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Titel
Does early child care attendance influence children's cognitive and non-cognitive skill development? / Daniel Kühnle (Friedrich-Alexander University of Erlangen-Nuremberg and IZA), Michael Oberfichtner (Friedrich-Alexander University of Erlangen-Nuremberg and IAB) ; IZA, Institute of Labor Economics
VerfasserKühnle, Daniel In der Gemeinsamen Normdatei der DNB nachschlagen In Wikipedia suchen nach Daniel Kühnle ; Oberfichtner, Michael In der Gemeinsamen Normdatei der DNB nachschlagen In Wikipedia suchen nach Michael Oberfichtner
KörperschaftForschungsinstitut zur Zukunft der Arbeit In der Gemeinsamen Normdatei der DNB nachschlagen In Wikipedia suchen nach Forschungsinstitut zur Zukunft der Arbeit
ErschienenBonn, Germany : IZA Institute of Labor Economics, March 2017
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Elektronische Ressource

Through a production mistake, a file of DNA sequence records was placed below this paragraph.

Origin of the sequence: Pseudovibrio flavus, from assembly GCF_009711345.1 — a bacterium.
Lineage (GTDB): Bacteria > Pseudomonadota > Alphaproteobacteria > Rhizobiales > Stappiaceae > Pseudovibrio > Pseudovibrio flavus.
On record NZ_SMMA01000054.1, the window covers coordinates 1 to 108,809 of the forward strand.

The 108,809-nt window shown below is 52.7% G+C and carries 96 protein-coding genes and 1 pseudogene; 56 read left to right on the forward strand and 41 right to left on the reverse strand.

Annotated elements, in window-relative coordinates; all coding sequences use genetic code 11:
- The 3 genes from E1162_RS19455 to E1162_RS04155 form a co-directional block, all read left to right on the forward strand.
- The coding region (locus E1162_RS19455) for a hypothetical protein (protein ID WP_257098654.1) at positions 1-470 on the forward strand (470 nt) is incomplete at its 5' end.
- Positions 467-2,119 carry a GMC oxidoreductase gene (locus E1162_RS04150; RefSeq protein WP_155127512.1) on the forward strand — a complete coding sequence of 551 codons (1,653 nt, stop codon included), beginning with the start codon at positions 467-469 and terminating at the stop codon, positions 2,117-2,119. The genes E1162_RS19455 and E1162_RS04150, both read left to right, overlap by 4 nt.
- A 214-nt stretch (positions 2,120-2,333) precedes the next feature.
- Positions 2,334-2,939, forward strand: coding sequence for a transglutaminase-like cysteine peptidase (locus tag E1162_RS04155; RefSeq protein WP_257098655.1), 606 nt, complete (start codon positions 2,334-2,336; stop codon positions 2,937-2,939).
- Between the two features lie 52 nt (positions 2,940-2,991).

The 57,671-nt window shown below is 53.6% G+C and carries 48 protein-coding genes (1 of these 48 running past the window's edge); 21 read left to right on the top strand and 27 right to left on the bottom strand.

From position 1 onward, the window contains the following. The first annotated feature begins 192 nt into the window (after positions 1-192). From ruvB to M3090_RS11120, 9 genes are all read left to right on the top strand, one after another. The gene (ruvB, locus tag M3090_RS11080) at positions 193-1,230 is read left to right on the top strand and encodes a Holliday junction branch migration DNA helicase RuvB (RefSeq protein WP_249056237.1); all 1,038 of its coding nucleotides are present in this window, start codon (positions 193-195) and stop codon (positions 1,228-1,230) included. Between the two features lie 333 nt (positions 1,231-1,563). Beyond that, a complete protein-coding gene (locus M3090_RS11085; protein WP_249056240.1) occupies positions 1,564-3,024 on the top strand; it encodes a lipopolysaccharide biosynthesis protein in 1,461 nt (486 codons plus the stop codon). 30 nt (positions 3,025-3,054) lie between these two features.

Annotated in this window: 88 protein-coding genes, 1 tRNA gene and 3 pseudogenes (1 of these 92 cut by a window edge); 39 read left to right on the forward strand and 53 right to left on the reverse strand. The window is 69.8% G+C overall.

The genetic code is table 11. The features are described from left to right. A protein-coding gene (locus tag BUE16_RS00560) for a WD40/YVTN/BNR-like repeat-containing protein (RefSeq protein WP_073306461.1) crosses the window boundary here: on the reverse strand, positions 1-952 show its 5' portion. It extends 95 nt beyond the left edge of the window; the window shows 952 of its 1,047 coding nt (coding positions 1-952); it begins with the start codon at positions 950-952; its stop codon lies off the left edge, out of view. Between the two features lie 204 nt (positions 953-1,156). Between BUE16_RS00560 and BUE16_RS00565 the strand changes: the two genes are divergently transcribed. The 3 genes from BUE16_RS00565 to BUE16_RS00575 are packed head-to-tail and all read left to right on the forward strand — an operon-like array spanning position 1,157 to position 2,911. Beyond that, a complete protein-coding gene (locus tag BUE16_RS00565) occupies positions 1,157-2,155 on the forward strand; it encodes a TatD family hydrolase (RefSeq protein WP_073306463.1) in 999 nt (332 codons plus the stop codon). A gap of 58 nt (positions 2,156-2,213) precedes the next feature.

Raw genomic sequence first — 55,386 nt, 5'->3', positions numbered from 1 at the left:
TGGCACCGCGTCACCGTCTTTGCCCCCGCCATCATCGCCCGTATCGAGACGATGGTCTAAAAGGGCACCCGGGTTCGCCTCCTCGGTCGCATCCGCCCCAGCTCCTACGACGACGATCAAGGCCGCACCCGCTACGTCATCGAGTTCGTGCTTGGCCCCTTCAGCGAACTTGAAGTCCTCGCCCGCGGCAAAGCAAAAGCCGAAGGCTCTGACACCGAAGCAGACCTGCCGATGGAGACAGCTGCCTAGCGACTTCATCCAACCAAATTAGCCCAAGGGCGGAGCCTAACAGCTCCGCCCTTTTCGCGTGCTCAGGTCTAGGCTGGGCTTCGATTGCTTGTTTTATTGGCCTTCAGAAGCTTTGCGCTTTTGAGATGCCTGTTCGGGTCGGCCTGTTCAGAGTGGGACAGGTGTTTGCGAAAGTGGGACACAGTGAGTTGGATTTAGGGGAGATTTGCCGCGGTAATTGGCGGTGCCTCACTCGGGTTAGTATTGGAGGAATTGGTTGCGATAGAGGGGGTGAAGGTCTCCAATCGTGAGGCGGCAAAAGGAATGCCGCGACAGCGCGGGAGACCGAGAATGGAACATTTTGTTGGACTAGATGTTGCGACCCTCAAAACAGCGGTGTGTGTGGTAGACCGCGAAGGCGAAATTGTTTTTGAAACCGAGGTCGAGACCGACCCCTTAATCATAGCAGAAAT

Umfang1 Online-Ressource (88 Seiten) : Diagramme
SerieDiscussion paper ; no. 10661
URNurn:nbn:de:hbz:5:2-120932 Persistent Identifier (URN)
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Does early child care attendance influence children's cognitive and non-cognitive skill development? [1.49 mb]
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Zusammenfassung

While recent studies mostly find that attending child care earlier improves the skills of children from low socio-economic and non-native backgrounds in the short-run, it remains unclear whether such positive effects persist. We identify the short- and medium-run effects of early child care attendance in Germany using a fuzzy discontinuity in child care starting age between December and January. This discontinuity arises as children typically start formal child care in the summer of the calendar year in which they turn three. Combining rich survey and administrative data, we follow one cohort from age five to 15 and examine standardised cognitive test scores, non-cognitive skill measures, and school track choice. We find no evidence that starting child care earlier affects childrens outcomes in the short- or medium-run. Our precise estimates rule out large effects for children whose parents have a strong preference for sending them to early child care.